Doggone lucky pup survives busy road
Published 12:00 am Wednesday, December 2, 2009
By Holly Fesperman Lee
Bobbi Parke finished her shopping at Salisbury Mall around noon Tuesday and turned on Jake Alexander Boulevard headed toward Interstate 85.
As she was driving, she looked to the left and remembered thinking, “Oh, my God! I hope I’m not seeing what I think I’m seeing.”
A dog hit by a car was lying in the busy road’s turn lane.
“She lifted her head, so I knew she was still alive,” Parke said.
She also saw a teenage girl standing beside her stopped car, dialing her cell phone.
Parke wanted to help and turned her car around. She called 911 and the dispatcher told her that Salisbury Police had already been notified.
“By the time I got back to the dog, four cars were lined up on either side of her,” Parke said.
She asked the teenage girl if she had hit the dog. The girl said she had not, but wanted to stop and help. Park then asked how long it had been since she called police. The girl told her it had been more than 30 minutes.
Parke and the drivers of the other cars petted the dog and tried to comfort her until help arrived.
The dog’s back legs looked broken and at first she tried to get up. But Parke said she and others pushed her down to keep her from further hurting herself.
The mixed breed dog didn’t have a collar, but, “She obviously had been around people before. She let us pet her,” Parke said.
“As we waited, one man stopped and covered up the dog,” Parke said,
A Salisbury Police officer arrived and told the waiting drivers that Animal Control was not on duty and there was nothing he could do to help, Parke said.
Tuesday was a holiday for all Salisbury City employees.
Parke said she asked the officer, “Are you telling me that you’re going to move the dog to the side of the road and leave it?”
The officer said yes, Parke said. “I told him that was not acceptable,” she said.
The officer called his sergeant to ask what to do. Parke said the sergeant told the officer to drag the dog to the side of the road and leave it to die.
Parke said she offered to pay to have the dog put down if the officer would transport her to a nearby veterinarian’s office. Parke said her offer was refused.
Another driver — an elderly woman with a license plate designating a handicapped driver — stopped and started making calls on her cell phone.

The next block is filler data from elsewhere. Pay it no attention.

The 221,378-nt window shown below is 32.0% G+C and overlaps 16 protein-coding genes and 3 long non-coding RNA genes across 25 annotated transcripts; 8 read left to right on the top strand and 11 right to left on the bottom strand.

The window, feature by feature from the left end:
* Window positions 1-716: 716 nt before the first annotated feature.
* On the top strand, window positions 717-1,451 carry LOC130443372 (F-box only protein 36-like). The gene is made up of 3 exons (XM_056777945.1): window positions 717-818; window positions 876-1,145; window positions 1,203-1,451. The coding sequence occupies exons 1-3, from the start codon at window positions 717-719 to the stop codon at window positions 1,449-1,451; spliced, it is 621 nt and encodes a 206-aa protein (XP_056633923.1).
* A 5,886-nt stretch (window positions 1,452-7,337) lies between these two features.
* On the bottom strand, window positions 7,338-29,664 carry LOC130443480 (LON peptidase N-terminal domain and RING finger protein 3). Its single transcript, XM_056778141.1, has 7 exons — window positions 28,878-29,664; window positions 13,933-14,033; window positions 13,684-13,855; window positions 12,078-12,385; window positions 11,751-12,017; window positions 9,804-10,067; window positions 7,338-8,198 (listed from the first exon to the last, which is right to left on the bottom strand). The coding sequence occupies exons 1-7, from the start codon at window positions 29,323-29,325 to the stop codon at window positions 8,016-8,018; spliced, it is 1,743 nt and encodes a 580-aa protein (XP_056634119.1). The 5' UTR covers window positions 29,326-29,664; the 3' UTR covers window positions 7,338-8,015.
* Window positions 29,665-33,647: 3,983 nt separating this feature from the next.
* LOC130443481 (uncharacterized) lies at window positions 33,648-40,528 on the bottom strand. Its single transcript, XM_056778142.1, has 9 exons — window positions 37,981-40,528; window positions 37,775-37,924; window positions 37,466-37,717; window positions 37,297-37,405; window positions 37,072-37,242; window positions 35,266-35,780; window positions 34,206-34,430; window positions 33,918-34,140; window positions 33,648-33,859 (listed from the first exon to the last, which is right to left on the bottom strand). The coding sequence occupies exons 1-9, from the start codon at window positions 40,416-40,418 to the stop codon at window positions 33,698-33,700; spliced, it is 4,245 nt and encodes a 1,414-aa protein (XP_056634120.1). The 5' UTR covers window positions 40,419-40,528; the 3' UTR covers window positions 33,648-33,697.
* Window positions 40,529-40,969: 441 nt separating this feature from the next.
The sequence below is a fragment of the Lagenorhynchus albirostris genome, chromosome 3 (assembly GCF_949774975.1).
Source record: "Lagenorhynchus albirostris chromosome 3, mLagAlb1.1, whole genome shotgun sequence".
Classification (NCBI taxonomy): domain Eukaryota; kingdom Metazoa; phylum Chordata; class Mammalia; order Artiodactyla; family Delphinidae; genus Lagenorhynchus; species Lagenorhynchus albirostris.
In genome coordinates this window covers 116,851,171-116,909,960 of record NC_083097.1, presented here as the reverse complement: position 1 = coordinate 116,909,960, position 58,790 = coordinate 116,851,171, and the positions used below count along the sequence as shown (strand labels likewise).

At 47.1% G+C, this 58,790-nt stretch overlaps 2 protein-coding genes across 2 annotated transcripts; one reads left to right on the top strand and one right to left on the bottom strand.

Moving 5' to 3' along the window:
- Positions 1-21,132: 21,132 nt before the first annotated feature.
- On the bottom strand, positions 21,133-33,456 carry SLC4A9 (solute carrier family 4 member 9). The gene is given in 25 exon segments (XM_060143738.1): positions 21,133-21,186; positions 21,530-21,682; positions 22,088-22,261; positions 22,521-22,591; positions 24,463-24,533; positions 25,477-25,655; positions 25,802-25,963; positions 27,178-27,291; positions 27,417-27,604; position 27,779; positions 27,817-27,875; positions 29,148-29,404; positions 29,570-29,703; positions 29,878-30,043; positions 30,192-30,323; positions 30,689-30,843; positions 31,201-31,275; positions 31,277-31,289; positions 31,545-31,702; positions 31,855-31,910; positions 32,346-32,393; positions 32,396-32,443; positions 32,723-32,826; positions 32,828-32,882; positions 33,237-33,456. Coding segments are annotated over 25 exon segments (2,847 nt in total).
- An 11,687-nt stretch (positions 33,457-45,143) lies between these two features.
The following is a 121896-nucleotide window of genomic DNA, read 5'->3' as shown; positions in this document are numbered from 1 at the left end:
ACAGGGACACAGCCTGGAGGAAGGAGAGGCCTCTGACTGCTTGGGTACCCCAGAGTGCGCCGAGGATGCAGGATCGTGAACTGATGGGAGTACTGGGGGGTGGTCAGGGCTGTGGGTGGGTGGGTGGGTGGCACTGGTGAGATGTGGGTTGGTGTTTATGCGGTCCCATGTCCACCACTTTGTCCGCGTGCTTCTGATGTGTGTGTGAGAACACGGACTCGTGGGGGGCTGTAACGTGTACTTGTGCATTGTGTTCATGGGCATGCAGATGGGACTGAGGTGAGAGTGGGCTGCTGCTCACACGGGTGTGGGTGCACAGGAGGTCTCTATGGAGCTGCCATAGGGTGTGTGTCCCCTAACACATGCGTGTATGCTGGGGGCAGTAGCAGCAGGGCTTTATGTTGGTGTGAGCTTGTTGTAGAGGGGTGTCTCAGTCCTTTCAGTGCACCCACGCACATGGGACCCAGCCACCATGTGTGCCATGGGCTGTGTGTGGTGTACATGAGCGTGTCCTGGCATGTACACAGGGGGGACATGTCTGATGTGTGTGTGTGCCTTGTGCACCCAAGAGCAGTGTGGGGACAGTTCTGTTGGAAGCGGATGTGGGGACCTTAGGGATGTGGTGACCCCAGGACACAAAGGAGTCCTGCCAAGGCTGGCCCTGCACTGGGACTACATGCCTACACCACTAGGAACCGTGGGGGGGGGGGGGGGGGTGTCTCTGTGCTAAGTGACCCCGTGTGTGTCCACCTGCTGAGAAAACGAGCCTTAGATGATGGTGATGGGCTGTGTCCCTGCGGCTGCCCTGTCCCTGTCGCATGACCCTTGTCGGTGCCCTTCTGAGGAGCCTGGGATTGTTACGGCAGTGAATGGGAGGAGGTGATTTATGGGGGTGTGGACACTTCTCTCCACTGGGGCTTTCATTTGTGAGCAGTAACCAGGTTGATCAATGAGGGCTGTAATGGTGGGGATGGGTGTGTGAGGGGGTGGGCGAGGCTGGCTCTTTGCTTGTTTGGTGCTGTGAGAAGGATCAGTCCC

The officer called his captain again and was advised to pull the dog to the side of the road and wait for another officer. After the officer arrived, the two would shoot the dog.
Although she was horrified, Parke said she agreed to the officers putting the dog down because it was better than leaving her to suffer and die.
After the group found a suitable place, another passerby offered to carry the dog to the side of the road.
According to Parke, the dog never snapped and was very trusting. She allowed the young man to carry her out of the road.
“From the top of the hill, I watched the officer draw his gun. I began to pray. I thought my heart would break,” Parke wrote in an e-mail to the Post.
Parke said she watched the officer lower his gun without firing a shot.
She went down the hill to ask why he didn’t shoot the dog. She learned that he got a call over his radio just before he shot telling him that volunteers from the Rowan County Humane Society were coming.
The elderly woman’s daughter works with Humane Society volunteers and was able to contact them about the situation, Parke said.
A few minutes later, a man and woman approached, stopped their SUV and went down the hill to pick up the dog.
“We quickly gave them the status of the dog and we helped as they put her onto a clean, fluffy quilt. I told this man and woman they were angels sent by God. They smiled, got into their car and drove off,” Parke wrote.
The dog was taken to Rowan Animal Clinic on Statesville Boulevard.
Dr. Cynthia Almond said the mixed breed shepherd is in good condition. “However, the dog is really sore,” she said.
When the dog arrived at the office, she wasn’t walking. Almond gave her medication.
“After about 45 minutes, she did walk, however painfully,” Almond said.
She took X-rays and found that the dog has no broken bones. She got only three stitches for a leg injury.
“She’s a meek and shy dog,” Almond said. She said that’s one reason she may not have been trying to move.
“I’m going to keep her until (Wednesday). She’s going to survive, that’s for sure,” Almond said.
After the ordeal, Parke said she was upset with the police department’s lack of procedure. “What really appalled me the most was that at first they were just going to leave it there to die,” she said.
Salisbury Police Chief Mark Wilhelm said he didn’t know the details of Tuesday’s case, but, “Basically, there is no written procedure” for dealing with injured animals.
“When Animal Control officers aren’t on duty, it’s the sergeant’s responsibility to decide what to do.”
Wilhelm said that if the injury is not life-threatening, officers can take it to a local vet. If it’s obvious that the dog is suffering and is injured beyond help, then officers have the option of putting the animal down.
A recording on the Humane Society’s answering machine instructs people with sick or injured animals to go ahead and take them to a veterinarian’s office. The message also asks for the caller’s name and phone number along with the name of the clinic.
After today’s events, Parke said she’s hoping the dog can find a good home. According to the Humane Society’s Web site, animals stay in foster homes until they are placed.
Parke said she was going to program the Humane Society’s number into her cell phone in the event of similar events in the future.
For more information on helping injured animals or adopting animals from the Humane Society call 704-636-5700.
Contact Holly Lee at 704-797-7683 or email@example.com.